Most people have heard of Doctors Without Borders, but fewer have heard of Engineers Without Borders (EWB). Portland, Maine’s Professional chapter of EWB is continuing to make a difference both locally, with school outreach and small projects; and abroad, in Ethiopia, Haiti, Nicaragua and now Ecuador.

The Portland EWB chapter does what engineers (and scientists) do every day: solve problems involving public health around the world. Founded in 2010, the Portland Maine Professional chapter strives to improve public health through sanitation, water, and construction projects. The engineers also share their experiences with local middle school and high school STEM programs in hopes of inspiring the next generation to use technical solutions to improve public health.

Projects include a recent assessment trip to El Progreso, Ecuador, which is in the cloud forest northwest of the capitol, Quito. About 120 people are spread out in about 60 households. Most have access to springs during the rainy season, but the springs dry up from June to September.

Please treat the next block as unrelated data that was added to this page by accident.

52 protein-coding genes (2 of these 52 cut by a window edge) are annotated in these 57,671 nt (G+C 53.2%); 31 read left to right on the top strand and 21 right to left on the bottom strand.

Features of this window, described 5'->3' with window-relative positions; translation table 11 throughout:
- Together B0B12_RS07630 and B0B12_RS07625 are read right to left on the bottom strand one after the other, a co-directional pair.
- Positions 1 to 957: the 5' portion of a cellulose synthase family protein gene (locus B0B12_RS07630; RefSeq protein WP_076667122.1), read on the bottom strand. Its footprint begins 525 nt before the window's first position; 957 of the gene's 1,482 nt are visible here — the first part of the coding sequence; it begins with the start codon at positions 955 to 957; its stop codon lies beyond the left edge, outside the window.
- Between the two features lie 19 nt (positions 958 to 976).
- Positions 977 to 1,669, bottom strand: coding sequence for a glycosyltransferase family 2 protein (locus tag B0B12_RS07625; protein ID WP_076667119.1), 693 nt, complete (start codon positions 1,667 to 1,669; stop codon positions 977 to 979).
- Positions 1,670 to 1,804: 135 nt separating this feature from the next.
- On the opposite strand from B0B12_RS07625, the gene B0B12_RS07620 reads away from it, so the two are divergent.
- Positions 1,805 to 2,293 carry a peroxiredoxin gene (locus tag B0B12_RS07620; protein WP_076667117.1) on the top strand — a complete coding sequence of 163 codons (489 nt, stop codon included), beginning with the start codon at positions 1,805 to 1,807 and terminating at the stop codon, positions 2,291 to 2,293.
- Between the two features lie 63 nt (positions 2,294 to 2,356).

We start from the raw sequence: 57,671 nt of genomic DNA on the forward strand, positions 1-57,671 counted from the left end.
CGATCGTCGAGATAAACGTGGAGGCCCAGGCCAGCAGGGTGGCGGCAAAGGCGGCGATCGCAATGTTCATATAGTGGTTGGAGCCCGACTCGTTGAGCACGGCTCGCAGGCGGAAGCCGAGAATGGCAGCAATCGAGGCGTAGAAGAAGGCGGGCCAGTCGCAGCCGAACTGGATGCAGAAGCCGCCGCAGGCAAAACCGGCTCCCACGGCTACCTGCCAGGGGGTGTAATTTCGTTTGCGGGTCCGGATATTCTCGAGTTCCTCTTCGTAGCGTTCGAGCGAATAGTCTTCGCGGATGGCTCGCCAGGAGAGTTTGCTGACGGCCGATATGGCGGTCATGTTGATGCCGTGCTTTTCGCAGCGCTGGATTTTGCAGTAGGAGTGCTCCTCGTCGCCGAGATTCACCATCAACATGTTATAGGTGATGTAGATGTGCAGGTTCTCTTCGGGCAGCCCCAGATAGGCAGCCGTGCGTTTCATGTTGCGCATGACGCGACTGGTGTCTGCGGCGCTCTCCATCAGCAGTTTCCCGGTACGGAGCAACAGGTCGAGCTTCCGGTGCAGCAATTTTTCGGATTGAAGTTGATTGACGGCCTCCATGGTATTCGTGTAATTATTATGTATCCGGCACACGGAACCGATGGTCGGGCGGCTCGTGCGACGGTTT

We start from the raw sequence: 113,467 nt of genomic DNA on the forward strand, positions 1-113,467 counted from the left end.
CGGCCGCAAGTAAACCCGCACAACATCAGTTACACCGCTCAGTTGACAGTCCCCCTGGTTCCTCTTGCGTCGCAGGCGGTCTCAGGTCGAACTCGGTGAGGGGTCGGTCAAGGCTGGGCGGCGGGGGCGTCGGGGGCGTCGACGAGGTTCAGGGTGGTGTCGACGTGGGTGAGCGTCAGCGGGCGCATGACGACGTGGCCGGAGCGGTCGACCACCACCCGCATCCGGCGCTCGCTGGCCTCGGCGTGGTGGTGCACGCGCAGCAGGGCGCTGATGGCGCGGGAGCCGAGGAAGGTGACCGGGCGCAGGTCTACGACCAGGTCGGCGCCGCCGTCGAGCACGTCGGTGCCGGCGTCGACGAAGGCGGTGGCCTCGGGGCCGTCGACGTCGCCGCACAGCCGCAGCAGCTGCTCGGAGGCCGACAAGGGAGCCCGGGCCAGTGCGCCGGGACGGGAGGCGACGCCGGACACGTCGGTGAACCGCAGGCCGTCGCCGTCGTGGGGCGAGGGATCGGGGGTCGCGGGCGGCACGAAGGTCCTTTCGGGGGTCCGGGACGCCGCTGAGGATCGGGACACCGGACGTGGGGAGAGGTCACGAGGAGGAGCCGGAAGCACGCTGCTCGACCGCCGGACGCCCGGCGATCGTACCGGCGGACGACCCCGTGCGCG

Uncontaminated water, at an elevation allowing a gravity-fed system to distribute to each home, is needed. The project team is working on the design, and plans to return to El Progreso this summer to begin construction.

Another project includes building a school for 1,000 K-8 students in Debre Birhan, Ethiopia. The plan includes a playground, educational gardens, and composting toilets. Several thousand compressed earth (building) blocks must be created, on-site. The process will bring a new industry to the community.

The Portland chapter is also supporting infrastructure projects in Haiti, and provides mentoring and guidance to other EWB chapters – for example, helping the New Haven, Conn., chapter work on a sanitation project in Nicaragua. PMP also introduces local engineering graduates and immigrants to the Portland community, and supports them in employment searches and networking.

In Greater Portland classroom presentations, PMP members emphasize that safe water, sanitation, and education are the cornerstones of public health, and show students how using STEM skills can help improve lives around the world.

The Portland chapter’s work is 100 percent voluntary. No members draw a salary or stipend; they use their vacation time for travel.

The EWB chapter is grateful to all its corporate sponsors (including Haley & Aldrich, Woodard & Curran, Credere, Drumlin Environmental), and to local firms and businesses for their financial donations. Recently, Haley & Aldrich donated 48 recycled computers to the Ethiopia school project.

To learn more, see the meeting schedule at www.EWBPortlandMaine.org.